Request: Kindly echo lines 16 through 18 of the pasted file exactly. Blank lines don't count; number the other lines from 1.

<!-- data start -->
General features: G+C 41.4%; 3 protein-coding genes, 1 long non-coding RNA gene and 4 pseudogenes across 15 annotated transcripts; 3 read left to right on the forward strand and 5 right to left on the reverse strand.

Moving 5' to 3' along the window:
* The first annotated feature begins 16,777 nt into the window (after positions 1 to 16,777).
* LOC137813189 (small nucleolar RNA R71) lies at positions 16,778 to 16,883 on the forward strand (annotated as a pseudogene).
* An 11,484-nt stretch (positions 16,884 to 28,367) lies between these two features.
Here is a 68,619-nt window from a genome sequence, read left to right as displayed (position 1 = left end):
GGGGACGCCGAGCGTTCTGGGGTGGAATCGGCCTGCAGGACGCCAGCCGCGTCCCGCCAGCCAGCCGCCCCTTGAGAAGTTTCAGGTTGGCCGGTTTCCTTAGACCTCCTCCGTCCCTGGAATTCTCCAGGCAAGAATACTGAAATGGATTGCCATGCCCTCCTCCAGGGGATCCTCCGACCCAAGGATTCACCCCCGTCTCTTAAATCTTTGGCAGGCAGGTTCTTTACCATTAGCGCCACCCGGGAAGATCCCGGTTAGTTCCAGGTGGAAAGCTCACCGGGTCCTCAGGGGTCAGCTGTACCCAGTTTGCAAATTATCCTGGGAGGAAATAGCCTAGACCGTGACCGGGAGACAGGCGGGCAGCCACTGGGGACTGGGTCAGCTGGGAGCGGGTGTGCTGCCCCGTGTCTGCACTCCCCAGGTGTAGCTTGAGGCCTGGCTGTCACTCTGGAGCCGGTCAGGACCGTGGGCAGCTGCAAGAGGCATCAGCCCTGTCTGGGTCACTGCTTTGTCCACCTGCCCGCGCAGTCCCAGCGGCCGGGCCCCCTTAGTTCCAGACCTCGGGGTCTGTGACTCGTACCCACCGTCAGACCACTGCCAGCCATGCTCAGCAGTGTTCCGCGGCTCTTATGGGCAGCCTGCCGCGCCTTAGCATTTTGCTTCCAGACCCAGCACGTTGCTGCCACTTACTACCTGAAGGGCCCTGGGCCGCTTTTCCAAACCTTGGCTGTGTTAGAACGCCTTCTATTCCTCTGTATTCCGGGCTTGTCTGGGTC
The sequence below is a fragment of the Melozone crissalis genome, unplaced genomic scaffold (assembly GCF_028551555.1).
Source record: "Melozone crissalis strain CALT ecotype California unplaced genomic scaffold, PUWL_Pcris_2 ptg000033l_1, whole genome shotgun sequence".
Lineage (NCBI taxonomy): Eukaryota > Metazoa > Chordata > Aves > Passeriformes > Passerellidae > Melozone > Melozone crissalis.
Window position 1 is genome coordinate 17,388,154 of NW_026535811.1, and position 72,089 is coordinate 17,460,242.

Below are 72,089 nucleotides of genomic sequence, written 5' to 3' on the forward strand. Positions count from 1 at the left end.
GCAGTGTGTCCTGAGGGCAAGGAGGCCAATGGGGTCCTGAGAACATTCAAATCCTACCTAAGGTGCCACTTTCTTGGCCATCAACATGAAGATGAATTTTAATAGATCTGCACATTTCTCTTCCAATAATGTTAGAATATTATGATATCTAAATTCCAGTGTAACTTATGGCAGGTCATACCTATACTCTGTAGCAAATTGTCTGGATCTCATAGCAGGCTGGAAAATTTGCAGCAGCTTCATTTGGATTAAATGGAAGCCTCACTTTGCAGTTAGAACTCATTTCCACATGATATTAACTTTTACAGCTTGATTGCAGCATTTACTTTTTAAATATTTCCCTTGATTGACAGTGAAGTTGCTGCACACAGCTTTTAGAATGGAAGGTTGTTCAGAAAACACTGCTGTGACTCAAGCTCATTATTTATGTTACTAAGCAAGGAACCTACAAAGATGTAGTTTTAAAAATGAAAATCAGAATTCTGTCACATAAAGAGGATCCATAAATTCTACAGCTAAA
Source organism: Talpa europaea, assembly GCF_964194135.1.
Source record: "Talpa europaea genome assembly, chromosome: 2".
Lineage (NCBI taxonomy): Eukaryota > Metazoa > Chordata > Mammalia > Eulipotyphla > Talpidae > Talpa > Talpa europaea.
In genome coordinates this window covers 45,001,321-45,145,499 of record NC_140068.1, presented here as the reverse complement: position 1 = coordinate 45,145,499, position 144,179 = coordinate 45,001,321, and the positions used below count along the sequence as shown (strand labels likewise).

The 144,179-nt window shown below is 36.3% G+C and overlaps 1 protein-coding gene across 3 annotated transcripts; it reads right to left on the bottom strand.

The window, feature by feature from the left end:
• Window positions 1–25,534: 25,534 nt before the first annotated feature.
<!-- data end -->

Lineage (NCBI taxonomy): Eukaryota > Metazoa > Chordata > Mammalia > Eulipotyphla > Talpidae > Talpa > Talpa europaea.
In genome coordinates this window covers 45,001,321-45,145,499 of record NC_140068.1, presented here as the reverse complement: position 1 = coordinate 45,145,499, position 144,179 = coordinate 45,001,321, and the positions used below count along the sequence as shown (strand labels likewise).

The 144,179-nt window shown below is 36.3% G+C and overlaps 1 protein-coding gene across 3 annotated transcripts; it reads right to left on the bottom strand.